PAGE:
On Aug. 23, I received my second Pfizer vaccination and I’m proud to now say, I’m fully vaccinated.
I debated whether or not to get the shot. Having a physical disability, I worried about getting the vaccine. I thought getting the vaccine would affect my disability, making it worse. Although there was no data or talk around this subject, my conspiracy theory overwhelmed me, making my decision to get vaccinated a “NO.”
Another reason it took me awhile to come to the conclusion to get vaccinated was history. Since the vaccination became available, all I kept hearing about in my community was the Tuskegee Studies of 1932. In case you are not aware, Black men in rural areas of Tuskegee, Alabama, were enrolled in an unethical study of syphilis. According to the Centers for Disease Control and Prevention, researchers told the men they were being treated for “bad blood,” a term used to describe several ailments such syphilis, anemia and fatigue. Hundreds of the Black men had syphilis, but were not given penicillin, which became the standard treatment for the disease in 1943, in order to study how the untreated disease progressed. Many of them died.
Learning of this unethical study really put me on edge.
I know the Black community has come a long way since then and is making great strides. I love my culture and I’m proud to be a part of it. But I can’t say that I blame my people for being apprehensive about getting the vaccination due to that history.
What made me change my mind was seeing all of the innocent people who had contracted COVID-19 and died without any loved ones by their side. The images of people who lost their lives — and the stories of their lives filled with families, jobs and just living their best life — was just too much to bear. And, as I learned and listened, it was obvious that this virus wasn’t discriminating and many people with disabilities were dying, too.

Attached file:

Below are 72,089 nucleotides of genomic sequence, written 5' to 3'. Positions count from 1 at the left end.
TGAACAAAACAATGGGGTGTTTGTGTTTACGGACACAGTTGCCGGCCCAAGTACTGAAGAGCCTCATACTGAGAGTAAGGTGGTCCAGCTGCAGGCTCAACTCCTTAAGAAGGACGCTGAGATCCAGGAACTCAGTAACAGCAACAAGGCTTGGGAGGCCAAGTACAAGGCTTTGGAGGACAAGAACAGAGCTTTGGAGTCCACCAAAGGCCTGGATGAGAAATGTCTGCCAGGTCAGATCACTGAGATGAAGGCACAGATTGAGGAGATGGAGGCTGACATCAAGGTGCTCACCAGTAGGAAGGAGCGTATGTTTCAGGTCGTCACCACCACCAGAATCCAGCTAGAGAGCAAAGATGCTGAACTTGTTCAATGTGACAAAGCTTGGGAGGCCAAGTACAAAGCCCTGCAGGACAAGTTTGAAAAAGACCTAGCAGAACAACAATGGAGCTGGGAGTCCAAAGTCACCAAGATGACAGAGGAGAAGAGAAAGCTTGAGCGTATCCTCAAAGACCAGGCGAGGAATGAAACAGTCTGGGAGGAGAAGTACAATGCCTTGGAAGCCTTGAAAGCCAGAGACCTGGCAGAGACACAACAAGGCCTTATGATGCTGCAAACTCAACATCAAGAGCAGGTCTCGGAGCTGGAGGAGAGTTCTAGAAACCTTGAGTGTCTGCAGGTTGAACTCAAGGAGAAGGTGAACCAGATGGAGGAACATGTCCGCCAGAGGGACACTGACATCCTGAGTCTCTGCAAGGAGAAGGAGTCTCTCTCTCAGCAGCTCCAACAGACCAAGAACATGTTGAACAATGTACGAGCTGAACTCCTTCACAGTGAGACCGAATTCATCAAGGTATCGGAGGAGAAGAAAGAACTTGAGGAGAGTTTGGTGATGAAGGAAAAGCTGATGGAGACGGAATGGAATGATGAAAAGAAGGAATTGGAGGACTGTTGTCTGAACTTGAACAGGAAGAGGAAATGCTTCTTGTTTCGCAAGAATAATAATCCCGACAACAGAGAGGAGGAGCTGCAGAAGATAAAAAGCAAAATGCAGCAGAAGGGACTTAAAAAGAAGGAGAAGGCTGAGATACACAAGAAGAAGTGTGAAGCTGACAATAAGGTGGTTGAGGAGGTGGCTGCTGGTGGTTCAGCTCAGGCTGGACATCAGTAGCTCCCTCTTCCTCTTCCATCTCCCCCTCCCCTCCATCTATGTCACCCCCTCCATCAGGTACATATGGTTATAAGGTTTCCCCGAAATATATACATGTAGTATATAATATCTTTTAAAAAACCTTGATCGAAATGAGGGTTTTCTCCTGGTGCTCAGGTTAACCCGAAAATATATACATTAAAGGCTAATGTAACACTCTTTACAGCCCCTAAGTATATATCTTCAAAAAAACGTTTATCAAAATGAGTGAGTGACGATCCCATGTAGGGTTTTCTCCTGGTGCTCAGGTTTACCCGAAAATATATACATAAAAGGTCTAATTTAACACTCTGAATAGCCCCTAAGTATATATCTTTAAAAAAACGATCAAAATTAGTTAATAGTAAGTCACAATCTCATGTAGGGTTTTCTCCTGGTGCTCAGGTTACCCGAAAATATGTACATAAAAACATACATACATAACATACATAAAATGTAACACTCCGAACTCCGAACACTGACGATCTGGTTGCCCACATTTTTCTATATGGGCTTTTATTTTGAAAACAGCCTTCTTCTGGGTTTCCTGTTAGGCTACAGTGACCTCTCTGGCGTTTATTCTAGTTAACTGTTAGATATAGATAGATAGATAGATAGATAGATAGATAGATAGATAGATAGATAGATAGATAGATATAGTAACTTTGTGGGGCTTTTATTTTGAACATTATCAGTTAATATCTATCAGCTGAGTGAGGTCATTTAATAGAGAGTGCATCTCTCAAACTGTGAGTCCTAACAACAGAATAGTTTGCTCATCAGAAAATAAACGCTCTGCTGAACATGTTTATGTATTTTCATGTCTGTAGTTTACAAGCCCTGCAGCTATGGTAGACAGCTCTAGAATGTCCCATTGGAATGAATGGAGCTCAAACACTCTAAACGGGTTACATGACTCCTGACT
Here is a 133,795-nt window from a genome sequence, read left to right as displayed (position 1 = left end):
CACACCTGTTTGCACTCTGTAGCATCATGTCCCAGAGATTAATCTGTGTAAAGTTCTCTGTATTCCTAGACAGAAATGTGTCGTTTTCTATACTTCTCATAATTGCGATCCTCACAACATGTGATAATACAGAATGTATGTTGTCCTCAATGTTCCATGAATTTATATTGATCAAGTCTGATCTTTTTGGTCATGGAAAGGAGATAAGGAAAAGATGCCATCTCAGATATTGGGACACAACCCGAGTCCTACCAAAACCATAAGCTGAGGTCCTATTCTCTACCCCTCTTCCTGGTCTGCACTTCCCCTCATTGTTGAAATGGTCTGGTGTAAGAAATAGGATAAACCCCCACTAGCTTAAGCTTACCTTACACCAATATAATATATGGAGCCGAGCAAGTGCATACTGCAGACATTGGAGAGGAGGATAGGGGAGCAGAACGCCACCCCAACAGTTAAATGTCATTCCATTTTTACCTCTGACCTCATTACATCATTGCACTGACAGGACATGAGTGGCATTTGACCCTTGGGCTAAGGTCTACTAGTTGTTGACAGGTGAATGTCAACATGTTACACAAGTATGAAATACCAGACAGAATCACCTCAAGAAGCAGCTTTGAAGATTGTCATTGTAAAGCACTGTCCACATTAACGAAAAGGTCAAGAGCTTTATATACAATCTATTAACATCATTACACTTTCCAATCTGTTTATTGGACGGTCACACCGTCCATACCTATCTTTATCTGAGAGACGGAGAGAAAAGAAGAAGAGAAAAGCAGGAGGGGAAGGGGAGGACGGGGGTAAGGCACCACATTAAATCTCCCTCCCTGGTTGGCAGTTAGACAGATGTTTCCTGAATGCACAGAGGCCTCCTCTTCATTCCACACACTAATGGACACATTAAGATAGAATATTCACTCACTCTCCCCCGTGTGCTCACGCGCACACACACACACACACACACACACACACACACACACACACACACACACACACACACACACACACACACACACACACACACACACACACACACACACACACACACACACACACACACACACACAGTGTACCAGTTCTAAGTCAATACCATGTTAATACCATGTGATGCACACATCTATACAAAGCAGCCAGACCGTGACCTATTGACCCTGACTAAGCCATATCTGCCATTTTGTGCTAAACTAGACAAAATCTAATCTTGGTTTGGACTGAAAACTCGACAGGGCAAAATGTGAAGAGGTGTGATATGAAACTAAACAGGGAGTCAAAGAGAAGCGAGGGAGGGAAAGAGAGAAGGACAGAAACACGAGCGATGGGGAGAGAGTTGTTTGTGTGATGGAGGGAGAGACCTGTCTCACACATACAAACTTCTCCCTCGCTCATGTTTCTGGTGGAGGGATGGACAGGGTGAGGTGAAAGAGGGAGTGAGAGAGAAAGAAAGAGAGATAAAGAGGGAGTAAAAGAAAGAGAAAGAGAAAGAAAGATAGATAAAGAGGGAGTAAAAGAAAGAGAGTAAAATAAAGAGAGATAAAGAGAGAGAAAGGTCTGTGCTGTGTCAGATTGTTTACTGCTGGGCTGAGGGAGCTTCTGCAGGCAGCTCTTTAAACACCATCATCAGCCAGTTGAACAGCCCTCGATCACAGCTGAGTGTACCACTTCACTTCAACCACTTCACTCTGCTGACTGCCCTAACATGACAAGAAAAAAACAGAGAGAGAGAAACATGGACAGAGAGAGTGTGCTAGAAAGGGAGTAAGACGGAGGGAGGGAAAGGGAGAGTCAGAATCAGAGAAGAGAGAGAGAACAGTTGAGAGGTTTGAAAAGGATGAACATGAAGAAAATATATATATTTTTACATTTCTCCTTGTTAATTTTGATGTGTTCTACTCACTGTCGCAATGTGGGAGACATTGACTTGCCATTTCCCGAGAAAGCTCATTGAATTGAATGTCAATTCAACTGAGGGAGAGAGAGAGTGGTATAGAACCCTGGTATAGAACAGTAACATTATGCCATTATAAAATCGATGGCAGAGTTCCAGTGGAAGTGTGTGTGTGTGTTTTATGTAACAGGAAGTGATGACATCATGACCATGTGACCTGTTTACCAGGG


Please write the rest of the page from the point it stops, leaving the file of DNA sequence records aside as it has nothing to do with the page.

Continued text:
Plus, the new Delta variant surge helped me come to my conclusion, and I’m hoping my decision helps with the masking issue. I still plan to wear a mask when required, but masking is difficult for me and I’ve tried all kinds. Having a disability, which includes a speech impairment, makes it even harder for people to understand me when I wear a mask because people can’t read my lips. Communication is even more difficult right now. Plus, it’s physically challenging to even put the mask on, so I’m praying my decision will make it easier to get back to a more independent life soon.
As I contemplated my decision, I thought about all the things I had missed doing, such as traveling, shopping, eating out, going to church and festivals, and just hanging out. I realized that if I took the vaccine, I would probably be able to do many of these things again. I also thought of the people I would be protecting if I took the vaccine because this problem isn’t just about me, it’s about everyone. Therefore, it’s going to take all of us working to solve it.
I got vaccinated at my local CVS in Westown Plaza. I was scared, nervous, and all the other emotions that go along with the unknowing for the first one. I told the pharmacist how I was feeling, and she’s assured me I would be OK and it would be over before I knew it. She was right, and it was a piece of cake. My second vaccination was equally easy. My arm was kind of sore afterward, but not unbearable and nothing a few Tylenol couldn’t fix.
Although my decision to get vaccinated was a process that took a lot of thought, I’m happy I did it. I hope me being vaccinated helps the world get back on the path to normalcy.
Shari Cooper is a public relations assistant at Goodwill Easter Seals Miami Valley and an advocate for disability inclusion.
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